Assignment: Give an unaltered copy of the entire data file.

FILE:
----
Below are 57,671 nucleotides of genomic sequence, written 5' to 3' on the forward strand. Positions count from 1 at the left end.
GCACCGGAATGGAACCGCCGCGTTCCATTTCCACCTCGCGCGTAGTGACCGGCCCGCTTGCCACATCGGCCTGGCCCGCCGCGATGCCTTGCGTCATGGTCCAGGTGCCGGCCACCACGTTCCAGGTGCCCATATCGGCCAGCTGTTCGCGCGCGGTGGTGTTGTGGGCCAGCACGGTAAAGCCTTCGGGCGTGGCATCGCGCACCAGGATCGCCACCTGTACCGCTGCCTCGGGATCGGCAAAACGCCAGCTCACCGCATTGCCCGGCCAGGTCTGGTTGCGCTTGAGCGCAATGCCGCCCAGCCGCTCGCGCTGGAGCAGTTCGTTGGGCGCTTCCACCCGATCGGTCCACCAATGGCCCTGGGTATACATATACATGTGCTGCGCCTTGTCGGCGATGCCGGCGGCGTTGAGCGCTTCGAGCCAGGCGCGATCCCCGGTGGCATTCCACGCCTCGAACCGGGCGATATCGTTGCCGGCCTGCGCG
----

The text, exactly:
Below are 57,671 nucleotides of genomic sequence, written 5' to 3' on the forward strand. Positions count from 1 at the left end.
GCACCGGAATGGAACCGCCGCGTTCCATTTCCACCTCGCGCGTAGTGACCGGCCCGCTTGCCACATCGGCCTGGCCCGCCGCGATGCCTTGCGTCATGGTCCAGGTGCCGGCCACCACGTTCCAGGTGCCCATATCGGCCAGCTGTTCGCGCGCGGTGGTGTTGTGGGCCAGCACGGTAAAGCCTTCGGGCGTGGCATCGCGCACCAGGATCGCCACCTGTACCGCTGCCTCGGGATCGGCAAAACGCCAGCTCACCGCATTGCCCGGCCAGGTCTGGTTGCGCTTGAGCGCAATGCCGCCCAGCCGCTCGCGCTGGAGCAGTTCGTTGGGCGCTTCCACCCGATCGGTCCACCAATGGCCCTGGGTATACATATACATGTGCTGCGCCTTGTCGGCGATGCCGGCGGCGTTGAGCGCTTCGAGCCAGGCGCGATCCCCGGTGGCATTCCACGCCTCGAACCGGGCGATATCGTTGCCGGCCTGCGCG